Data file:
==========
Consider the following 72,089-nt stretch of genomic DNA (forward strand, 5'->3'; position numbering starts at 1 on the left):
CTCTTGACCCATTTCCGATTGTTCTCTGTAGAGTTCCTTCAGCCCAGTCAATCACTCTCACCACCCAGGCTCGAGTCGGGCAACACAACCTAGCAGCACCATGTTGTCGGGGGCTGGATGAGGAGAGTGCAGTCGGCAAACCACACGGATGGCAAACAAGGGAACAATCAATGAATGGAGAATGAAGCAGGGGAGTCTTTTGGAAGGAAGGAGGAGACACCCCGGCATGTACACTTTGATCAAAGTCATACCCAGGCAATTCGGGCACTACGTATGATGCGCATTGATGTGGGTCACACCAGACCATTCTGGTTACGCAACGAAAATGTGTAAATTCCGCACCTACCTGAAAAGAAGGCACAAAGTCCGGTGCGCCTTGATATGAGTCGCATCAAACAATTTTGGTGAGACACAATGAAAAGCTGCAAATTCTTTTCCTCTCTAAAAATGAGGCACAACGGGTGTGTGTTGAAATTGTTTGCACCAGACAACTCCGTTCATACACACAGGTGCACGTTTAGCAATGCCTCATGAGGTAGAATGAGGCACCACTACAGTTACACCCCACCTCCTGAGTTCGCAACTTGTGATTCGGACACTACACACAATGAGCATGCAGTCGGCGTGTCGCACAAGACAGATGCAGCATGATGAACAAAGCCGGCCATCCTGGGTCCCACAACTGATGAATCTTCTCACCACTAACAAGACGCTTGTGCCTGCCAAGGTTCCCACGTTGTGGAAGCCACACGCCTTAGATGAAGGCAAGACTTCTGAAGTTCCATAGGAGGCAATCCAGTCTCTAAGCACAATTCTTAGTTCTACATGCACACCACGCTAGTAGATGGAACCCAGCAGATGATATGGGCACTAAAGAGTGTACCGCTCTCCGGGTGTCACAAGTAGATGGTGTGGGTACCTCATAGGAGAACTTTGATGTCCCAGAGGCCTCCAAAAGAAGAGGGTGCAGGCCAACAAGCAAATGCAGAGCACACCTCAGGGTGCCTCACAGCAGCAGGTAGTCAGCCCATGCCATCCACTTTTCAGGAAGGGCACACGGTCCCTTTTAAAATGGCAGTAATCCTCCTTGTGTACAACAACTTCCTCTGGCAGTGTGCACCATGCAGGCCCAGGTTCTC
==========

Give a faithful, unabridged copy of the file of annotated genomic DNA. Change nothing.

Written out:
Consider the following 72,089-nt stretch of genomic DNA (forward strand, 5'->3'; position numbering starts at 1 on the left):
CTCTTGACCCATTTCCGATTGTTCTCTGTAGAGTTCCTTCAGCCCAGTCAATCACTCTCACCACCCAGGCTCGAGTCGGGCAACACAACCTAGCAGCACCATGTTGTCGGGGGCTGGATGAGGAGAGTGCAGTCGGCAAACCACACGGATGGCAAACAAGGGAACAATCAATGAATGGAGAATGAAGCAGGGGAGTCTTTTGGAAGGAAGGAGGAGACACCCCGGCATGTACACTTTGATCAAAGTCATACCCAGGCAATTCGGGCACTACGTATGATGCGCATTGATGTGGGTCACACCAGACCATTCTGGTTACGCAACGAAAATGTGTAAATTCCGCACCTACCTGAAAAGAAGGCACAAAGTCCGGTGCGCCTTGATATGAGTCGCATCAAACAATTTTGGTGAGACACAATGAAAAGCTGCAAATTCTTTTCCTCTCTAAAAATGAGGCACAACGGGTGTGTGTTGAAATTGTTTGCACCAGACAACTCCGTTCATACACACAGGTGCACGTTTAGCAATGCCTCATGAGGTAGAATGAGGCACCACTACAGTTACACCCCACCTCCTGAGTTCGCAACTTGTGATTCGGACACTACACACAATGAGCATGCAGTCGGCGTGTCGCACAAGACAGATGCAGCATGATGAACAAAGCCGGCCATCCTGGGTCCCACAACTGATGAATCTTCTCACCACTAACAAGACGCTTGTGCCTGCCAAGGTTCCCACGTTGTGGAAGCCACACGCCTTAGATGAAGGCAAGACTTCTGAAGTTCCATAGGAGGCAATCCAGTCTCTAAGCACAATTCTTAGTTCTACATGCACACCACGCTAGTAGATGGAACCCAGCAGATGATATGGGCACTAAAGAGTGTACCGCTCTCCGGGTGTCACAAGTAGATGGTGTGGGTACCTCATAGGAGAACTTTGATGTCCCAGAGGCCTCCAAAAGAAGAGGGTGCAGGCCAACAAGCAAATGCAGAGCACACCTCAGGGTGCCTCACAGCAGCAGGTAGTCAGCCCATGCCATCCACTTTTCAGGAAGGGCACACGGTCCCTTTTAAAATGGCAGTAATCCTCCTTGTGTACAACAACTTCCTCTGGCAGTGTGCACCATGCAGGCCCAGGTTCTC